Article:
On Writing or: What Do I Need to Smoke to Understand Your Websites?

This is a verbatim quote.
(“This” refers to the second part of the title. The first one is a lame reference to Stephen King, of course).

It is a question asked by a former colleague some years ago who had been exposed to my proto-blog websites for the first time. These websites are subject to my ongoing Website Resurrection Project.

I had planned to give you a dull, corporate-status-report-style update on the project, but there is nothing more to say but: To my utmost surprise I am really maintaining these websites still, in addition to this blog, in addition to our so-called company blog and websites (hardly discernible as such) … and in addition to excessive usage of social media since last year.

The more interesting question is: Why?

Why am I writing (pseudo-)blogs and why am I engaged in so many different conversations?

This post has also been inspired by Michelle Hatzel’s post on Virtual Dwellings. (Edit: Posting not available as per 2019).

I confess, my very first website was a business website (even discernible as such) – this was in 1997, the golden age of IT, before the dotcom crash – and me an aspiring freelance IT consultant. The Y2K version of this (German) site is still available, tagged as archived.

Thus I am not a serial website creator and deleter – I migrated the old stuff over and over to several new platforms and my rule is not to delete anything and cross-link all my profiles and websites. I am fascinated by the intricacies of Digital Legacy, by the way. (Edit – 2019: article now behind paywall. So much for digital legacy!)

The only exception to this was taking large parts of the website offline and gradually ‘resurrecting’ them now. I dare say one of the reasons I am writing online is my desire to confront myself with my dated writing and thinking.

I am intrigued by ambiguity and by attempts to bridge chasms, most notably the ones running through my own (online?) persona. This was what made me craft the lengthy site title of this blog and this made me create three different sites back then – different in layout, style and content. In this blog I am aiming at exactly the opposite by combining everything.

Often I felt compelled to or obliged to write an ‘expert blog’, e.g. on cryptography and digital certificates. Theoretically this is the way to build an online community and reputation as the social media experts tell us, and you should give back to the community and add to the free repository of knowledge that had been invaluable to me as a professional.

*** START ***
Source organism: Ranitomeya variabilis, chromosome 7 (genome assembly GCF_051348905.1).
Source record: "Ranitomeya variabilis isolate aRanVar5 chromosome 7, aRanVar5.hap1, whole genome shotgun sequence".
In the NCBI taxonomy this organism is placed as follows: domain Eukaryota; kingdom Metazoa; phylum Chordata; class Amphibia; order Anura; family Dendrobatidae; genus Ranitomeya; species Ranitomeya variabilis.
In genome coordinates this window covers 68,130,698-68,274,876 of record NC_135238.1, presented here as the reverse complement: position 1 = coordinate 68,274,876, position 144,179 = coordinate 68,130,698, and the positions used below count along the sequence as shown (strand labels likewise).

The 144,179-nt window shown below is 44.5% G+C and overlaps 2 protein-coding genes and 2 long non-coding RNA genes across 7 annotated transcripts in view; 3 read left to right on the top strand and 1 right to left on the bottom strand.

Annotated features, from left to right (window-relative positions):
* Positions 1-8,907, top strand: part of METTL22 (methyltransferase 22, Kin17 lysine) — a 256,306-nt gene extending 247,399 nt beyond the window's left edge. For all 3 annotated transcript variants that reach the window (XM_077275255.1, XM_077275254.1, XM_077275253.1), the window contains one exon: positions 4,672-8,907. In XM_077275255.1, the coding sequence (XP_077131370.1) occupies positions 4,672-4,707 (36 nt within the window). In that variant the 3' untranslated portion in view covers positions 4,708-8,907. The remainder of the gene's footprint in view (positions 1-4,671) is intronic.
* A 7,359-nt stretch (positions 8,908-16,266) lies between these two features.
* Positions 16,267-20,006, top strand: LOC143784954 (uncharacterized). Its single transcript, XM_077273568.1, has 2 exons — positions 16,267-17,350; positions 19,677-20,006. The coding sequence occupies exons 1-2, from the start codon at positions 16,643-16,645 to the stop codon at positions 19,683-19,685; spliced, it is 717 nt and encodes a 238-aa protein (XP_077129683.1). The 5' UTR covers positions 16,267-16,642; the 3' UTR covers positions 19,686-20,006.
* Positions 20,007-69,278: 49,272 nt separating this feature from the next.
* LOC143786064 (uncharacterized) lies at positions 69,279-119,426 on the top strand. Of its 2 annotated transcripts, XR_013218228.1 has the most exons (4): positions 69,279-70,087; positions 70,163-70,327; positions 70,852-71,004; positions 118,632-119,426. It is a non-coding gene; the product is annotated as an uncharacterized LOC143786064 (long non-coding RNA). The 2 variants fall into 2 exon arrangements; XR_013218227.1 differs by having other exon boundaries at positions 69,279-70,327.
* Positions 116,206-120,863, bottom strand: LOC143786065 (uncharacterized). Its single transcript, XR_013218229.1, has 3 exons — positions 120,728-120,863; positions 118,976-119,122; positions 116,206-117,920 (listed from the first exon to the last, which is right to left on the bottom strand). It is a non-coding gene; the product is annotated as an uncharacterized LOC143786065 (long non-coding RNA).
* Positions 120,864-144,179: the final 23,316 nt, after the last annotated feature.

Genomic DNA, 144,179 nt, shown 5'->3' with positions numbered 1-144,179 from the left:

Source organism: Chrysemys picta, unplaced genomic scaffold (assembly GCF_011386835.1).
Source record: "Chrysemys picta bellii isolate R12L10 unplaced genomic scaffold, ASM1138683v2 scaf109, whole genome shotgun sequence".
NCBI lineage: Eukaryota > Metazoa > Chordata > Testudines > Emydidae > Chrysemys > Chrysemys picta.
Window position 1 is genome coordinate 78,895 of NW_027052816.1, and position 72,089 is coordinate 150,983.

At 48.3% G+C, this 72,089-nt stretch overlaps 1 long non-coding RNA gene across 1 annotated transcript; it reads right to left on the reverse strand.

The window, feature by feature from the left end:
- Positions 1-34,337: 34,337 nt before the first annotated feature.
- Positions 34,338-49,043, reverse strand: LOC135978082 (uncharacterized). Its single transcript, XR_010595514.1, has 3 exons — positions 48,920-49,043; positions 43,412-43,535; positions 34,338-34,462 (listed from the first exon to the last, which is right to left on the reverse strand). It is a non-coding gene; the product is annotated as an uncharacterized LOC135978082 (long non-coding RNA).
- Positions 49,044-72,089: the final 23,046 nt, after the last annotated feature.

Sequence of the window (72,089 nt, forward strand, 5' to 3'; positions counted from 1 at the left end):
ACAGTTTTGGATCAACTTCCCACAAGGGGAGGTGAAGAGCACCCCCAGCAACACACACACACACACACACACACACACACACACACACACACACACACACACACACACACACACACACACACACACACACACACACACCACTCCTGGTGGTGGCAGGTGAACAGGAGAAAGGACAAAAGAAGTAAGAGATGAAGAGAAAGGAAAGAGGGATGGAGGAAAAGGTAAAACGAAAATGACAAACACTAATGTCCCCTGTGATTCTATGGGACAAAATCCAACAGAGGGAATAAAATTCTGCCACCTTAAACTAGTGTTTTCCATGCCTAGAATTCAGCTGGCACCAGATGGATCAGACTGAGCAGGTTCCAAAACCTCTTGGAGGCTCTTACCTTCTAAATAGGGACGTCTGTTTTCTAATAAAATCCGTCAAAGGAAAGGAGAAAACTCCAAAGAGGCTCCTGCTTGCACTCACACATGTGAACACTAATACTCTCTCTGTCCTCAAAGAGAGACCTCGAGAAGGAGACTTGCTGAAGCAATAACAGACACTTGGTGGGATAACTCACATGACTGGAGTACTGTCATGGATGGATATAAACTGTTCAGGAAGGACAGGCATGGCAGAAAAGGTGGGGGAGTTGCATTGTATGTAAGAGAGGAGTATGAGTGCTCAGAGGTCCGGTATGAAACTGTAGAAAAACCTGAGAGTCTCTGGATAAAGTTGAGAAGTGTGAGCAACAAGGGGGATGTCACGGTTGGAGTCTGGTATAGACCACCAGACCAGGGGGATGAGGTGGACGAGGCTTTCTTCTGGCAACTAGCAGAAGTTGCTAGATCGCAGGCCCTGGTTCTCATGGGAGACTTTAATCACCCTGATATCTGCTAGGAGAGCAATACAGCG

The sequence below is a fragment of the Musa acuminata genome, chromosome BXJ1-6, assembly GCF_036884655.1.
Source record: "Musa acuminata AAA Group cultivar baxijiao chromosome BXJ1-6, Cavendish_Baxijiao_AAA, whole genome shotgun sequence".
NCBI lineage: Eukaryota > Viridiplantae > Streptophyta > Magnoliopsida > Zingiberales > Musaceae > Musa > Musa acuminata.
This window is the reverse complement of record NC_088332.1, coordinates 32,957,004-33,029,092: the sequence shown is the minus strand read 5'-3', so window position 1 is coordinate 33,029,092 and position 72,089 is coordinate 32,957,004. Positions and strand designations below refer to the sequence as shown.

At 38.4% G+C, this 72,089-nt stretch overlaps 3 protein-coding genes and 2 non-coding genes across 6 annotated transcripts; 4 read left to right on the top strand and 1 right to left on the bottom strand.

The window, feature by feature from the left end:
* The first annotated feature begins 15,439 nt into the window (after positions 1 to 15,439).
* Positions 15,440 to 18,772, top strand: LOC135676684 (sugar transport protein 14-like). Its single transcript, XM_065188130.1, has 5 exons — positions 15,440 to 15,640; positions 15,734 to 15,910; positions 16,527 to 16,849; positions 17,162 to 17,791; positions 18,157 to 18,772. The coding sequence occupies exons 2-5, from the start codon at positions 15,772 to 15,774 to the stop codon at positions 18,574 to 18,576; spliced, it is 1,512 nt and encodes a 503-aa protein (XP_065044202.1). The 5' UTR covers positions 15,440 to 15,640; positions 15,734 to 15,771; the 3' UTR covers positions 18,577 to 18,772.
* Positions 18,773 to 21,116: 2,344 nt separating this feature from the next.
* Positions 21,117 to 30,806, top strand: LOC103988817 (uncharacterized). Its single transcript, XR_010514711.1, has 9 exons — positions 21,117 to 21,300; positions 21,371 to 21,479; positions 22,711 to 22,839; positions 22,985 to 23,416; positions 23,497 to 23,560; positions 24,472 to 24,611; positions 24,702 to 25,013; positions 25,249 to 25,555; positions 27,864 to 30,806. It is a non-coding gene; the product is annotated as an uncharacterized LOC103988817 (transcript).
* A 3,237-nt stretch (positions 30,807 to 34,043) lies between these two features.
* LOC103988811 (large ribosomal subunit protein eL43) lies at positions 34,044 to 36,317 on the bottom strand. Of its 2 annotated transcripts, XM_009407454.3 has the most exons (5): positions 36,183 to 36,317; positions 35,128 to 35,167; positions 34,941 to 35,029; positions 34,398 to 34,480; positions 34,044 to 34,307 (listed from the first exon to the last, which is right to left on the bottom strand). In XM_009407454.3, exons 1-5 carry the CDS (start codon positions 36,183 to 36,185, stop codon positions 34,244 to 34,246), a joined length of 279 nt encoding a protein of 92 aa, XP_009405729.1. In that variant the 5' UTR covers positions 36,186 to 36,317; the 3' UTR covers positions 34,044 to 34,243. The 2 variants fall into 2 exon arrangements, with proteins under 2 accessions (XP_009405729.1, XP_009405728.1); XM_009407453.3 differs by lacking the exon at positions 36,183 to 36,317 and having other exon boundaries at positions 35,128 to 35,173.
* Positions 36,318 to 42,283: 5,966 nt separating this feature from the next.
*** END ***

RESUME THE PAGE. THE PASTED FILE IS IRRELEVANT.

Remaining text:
But I already felt bored before I even got started. Though I do write about science and IT I cannot disentangle that from personal stories and weird associations.

I called my personal website e-stangl.at my personal console – replying to my individual WHOAMI – and that’s exactly what it was. I started experimenting with the interaction between language, content, layout and the technical underpinnings of websites. I have spent hours in moving something one pixel to the left or to the right and musing about which colors to pick in order to perfectly represent the spirit of a website. (Voice from the future – 2019: I consolidated this site with my other two sites in a single one – preserving all the content and also the old URLs, at least until 2019).

Adding a disclaimer I need to state my web tech knowledge is dated now and I don’t say that my sites are particularly beautiful or well done. But my own web design and web writing is one of the few things I ever tried my hands on that are devoid of my – otherwise all-encompassing and irritating – perfectionism.

My ancient websites are based on a homegrown ‘content management system’ that antedated some of typical blogging softwares’ features, but it lacked the options of adding categories and tags in a flexible way. This is due to my former belief in being able to really categorize in advance what you are going to write about. But I am an avid re-tagger and re-categorizer, and re-arranging my web content is really raking my personal Zen Garden.

Yes, there is nearly only navel-gazing at these websites, and – in a sense – this is an upside of making a website your fortress on the web, your personal dwelling. Though I had received unsolicited feedback via e-mail now and then, I know I am writing only for myself. Since these are technically not blogs and not hosted on a well-indexed platform they are basically not found. The whole point is writing with an imaginary public audience in mind that theoretically could read it, but not in your wildest dreams expecting any feedback ever.

I started this blog with the same ‘intentions’, but suddenly the fortress with its well-defined boundaries turned into a conversation. Years before I had loathed the concept of my comments published at other websites and other bloggers’ comments published to mine – blurring the boundaries between ‘mine’ and ‘your’ virtual territory. I imagined all kinds of stalkers and fringe scientists invading my websites. Unfortunately that did not happen.

Now I consider myself part of that large network and I don’t care about the boundaries. It is the process, the endless stream of different conversations that meet in a place that I might call my online dwelling. It is like a roundabout or crossroads, not like a building.

This is most likely the reason I plunged in to Facebook, Twitter and Google+ gleefully – as a rather late adopter. Again I finally ‘got’ the idea of resharing and retweeting existing content which seemed absurd and useless to me before: It is about being a thought leader DJ. I accepted that all human utterance is entirely plagiarism (Mark Twain) and came to terms with all of writing (any myself) being cliché. No, this time I won’t pingback to my article featuring Sandra Bullock as the nerdess. quoting my article about cliché has become cliché it its own right.